The immigration laws in the U.S. prohibit a lot of people from entering.
Terrorists, child traffickers, practicing polygamists, anyone engaged in prostitution, anyone with a communicable disease, drug addicts – all are expressly prohibited.
But as cannabis moves to becoming legal in the entire country of Canada on October 17, the U.S. immigration laws are coming under increasingly bright scrutiny. And it’s not a good sight.
What can get a Canadian cannabis enthusiast, tourist or businessman trying to come into the U.S. at the border banned for life? Turns out it’s quite an extensive list.
If you admit to having consumed cannabis in the past, you could be banned from the U.S. for life. If you decide to work with a legal Canadian cannabis business, you could be banned from the U.S. and detained for association with drug trafficking.
In fact, you can even be banned because you are simply related to someone who committed a drug offense, since you will be considered a beneficiary of drug trafficking.
When anyone goes through pre-clearance screening at the U.S./Canada border, they can be compelled to answer questions about previous cannabis usage, then be banned for life based on their answer. If they refuse to answer questions in the preclearance area, they could face up to two years in prison for “obstructing” a preclearance officer.
Wow. Talk about harshing the gig for Canadians, most of whom know nothing about these laws and can easily be tricked by customs officials into answering questions that they think are no big deal. “Sure, I consume cannabis. It’s legal here.” “Really? Step over here please.”
What’s worse is that any Canadian citizen can be banned without even attempting to cross the border. If you publicly state on television or social media that you have used cannabis, you could be banned for life from entering the U.S.
Canadian Olympic gold medalist, snow boarder Ross Rebagliati, found that out the hard way in 1998. After returning home, he learned that he was banned for life from entering the U.S. When asked why he had been banned, Rebagliati learned it was because he had admitted smoking cannabis on the “Jay Leno Show.”
So this seemingly crazy problem on the border with a country where both medical and adult cannabis are legalized as of October 17 is being worked out, right? Nope.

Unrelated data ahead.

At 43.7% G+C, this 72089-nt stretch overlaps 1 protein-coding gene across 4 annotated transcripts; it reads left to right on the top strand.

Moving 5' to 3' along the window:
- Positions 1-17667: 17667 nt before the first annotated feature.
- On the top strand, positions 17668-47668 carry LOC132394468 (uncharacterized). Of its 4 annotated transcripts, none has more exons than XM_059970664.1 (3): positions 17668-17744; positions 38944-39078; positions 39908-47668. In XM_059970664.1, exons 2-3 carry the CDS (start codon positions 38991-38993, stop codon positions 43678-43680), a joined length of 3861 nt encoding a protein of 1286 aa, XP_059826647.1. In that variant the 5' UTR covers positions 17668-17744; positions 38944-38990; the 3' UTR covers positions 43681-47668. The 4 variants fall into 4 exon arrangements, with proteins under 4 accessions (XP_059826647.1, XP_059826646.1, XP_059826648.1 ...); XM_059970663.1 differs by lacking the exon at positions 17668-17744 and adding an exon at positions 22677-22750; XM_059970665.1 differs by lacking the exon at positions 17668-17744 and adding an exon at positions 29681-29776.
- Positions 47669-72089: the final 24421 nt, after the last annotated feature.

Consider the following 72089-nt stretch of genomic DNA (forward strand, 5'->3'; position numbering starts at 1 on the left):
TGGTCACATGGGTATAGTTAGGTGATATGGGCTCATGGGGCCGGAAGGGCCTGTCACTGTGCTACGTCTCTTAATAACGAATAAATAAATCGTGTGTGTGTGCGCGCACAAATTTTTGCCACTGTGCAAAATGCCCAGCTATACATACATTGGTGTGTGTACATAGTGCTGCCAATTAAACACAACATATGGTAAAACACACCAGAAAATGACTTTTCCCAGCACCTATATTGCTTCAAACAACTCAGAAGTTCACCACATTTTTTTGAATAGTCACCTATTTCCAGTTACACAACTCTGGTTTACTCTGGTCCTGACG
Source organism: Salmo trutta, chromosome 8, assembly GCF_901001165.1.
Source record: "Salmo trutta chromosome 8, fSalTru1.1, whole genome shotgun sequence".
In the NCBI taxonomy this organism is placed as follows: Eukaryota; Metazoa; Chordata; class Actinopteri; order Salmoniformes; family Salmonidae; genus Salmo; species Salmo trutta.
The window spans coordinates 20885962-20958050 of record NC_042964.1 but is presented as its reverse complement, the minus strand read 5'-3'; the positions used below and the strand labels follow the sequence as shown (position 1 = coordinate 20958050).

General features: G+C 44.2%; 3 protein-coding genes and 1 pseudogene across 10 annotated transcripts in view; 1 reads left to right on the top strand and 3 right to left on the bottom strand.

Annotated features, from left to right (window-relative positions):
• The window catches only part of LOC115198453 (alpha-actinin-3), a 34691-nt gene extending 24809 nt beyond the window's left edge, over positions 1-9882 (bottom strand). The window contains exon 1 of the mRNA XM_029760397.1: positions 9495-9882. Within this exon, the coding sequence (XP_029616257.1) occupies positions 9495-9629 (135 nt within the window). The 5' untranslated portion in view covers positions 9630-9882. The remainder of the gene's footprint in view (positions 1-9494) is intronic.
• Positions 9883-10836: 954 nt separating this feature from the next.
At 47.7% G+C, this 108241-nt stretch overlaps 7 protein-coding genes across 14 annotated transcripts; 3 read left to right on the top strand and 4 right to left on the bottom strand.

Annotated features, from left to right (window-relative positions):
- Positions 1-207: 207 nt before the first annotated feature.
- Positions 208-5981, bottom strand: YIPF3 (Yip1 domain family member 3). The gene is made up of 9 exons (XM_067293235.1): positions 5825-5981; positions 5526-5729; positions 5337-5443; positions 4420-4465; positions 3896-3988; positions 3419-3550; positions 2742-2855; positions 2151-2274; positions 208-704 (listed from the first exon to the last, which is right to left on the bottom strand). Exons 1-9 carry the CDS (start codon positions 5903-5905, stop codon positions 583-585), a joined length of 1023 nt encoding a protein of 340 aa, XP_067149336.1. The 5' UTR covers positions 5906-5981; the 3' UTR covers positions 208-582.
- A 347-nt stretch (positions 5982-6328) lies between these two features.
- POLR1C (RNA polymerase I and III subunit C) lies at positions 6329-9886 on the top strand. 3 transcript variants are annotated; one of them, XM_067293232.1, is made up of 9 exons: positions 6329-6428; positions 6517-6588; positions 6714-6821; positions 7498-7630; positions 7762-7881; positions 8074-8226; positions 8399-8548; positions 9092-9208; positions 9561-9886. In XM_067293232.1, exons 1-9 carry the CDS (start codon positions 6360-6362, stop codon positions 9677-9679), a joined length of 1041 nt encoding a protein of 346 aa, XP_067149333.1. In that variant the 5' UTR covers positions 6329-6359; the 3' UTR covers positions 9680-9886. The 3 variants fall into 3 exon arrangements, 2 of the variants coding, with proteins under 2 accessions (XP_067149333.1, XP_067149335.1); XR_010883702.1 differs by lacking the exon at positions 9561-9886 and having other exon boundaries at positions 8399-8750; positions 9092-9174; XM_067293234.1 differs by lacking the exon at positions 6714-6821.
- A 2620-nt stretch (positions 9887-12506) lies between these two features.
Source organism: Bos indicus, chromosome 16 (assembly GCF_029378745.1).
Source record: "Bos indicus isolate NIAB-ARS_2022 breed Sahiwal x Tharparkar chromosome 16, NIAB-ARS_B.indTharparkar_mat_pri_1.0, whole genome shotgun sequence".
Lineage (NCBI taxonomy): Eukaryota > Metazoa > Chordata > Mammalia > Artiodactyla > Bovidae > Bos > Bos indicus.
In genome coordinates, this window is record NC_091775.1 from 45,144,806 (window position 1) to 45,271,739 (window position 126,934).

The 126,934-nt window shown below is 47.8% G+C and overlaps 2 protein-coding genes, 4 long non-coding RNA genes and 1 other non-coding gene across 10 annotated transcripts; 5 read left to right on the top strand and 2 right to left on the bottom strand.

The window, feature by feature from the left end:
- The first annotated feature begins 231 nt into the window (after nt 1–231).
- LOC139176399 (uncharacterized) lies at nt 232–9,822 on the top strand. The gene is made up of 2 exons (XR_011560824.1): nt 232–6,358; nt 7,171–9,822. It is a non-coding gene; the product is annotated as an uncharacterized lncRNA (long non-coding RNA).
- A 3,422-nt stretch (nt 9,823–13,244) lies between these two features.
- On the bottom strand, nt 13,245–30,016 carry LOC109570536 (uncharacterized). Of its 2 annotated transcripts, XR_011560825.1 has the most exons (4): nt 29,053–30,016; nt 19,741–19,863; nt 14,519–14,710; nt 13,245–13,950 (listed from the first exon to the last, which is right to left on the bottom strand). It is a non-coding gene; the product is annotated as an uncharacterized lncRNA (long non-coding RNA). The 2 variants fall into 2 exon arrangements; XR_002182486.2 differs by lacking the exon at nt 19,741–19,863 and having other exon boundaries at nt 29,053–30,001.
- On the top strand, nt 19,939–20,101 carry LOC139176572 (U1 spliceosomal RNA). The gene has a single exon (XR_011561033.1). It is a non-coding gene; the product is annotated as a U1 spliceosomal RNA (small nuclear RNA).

In fact, the U.S. added a new condition. According to the U.S. Customs and Border Protection, even attempting to cross the border with a valid medical marijuana prescription is prohibited, and could potentially result in fines, apprehension or both.
The Canadians have tried to encourage a dialogue on the issue. In testimony in Canada about the country’s legalization bill, Kevin Thompson, director general of the North American Strategy Bureau at Global Affairs Canada, was less than assuring: “What I can say at this point is that we’re working closely . . . with various actors within the U.S. administration to identify some of the risk areas and some of the scenarios that may arise when this legislation is implemented. So we have a robust dialogue among a variety of departments and organizations within the U.S. government. This is certainly one of the issues that has been raised, and . . . at this point the administration has not indicated that they are going to fundamentally change their approach to dealing with these issues at the border.”
The reality is that over 4,800 cars every day cross at the Peace Arch border crossing in Surrey, British Columbia, between Seattle and Vancouver. It is the third busiest in all of Canada. These are people who rely on being able to cross into the U.S. for almost everything. It is their means of visiting friends and family, or finding places to go shopping and eat.
“If some British Columbians are banned from the United States, they will have to completely change their lifestyles,” Canadian Senator Mobina S.B. Jaffere said during hearings about passing the adult use law on June 7 (it passed on June 20). “For many British Columbians, being barred from the U.S. would be devastating.”
Will that change after October 17th? Not according to Todd Owen, a senior official with the U.S. Customs and Border Protection that oversees border operations.
In an article in Politico, he said that border agents would still seek to permanently ban any foreign visitor who admits to working or investing in the cannabis industry, or admits consuming cannabis, even after adult use cannabis becomes legal in Canada.
“Our officers are not going to be asking everyone whether they have used marijuana, but if other questions lead there — or if there is a smell coming from the car, they might ask,” Owen told Politico. “If you lie about it, that’s fraud and misrepresentation, which carries a lifetime ban.”
Canadian Senator Claude Carignan said that Canadian lawmakers are now guessing at how American customs and border protection officers will react to country-wide legalization. “There could be dramatic consequences,” he said. “There is no guarantee that the Americans will accept Canadian positions.”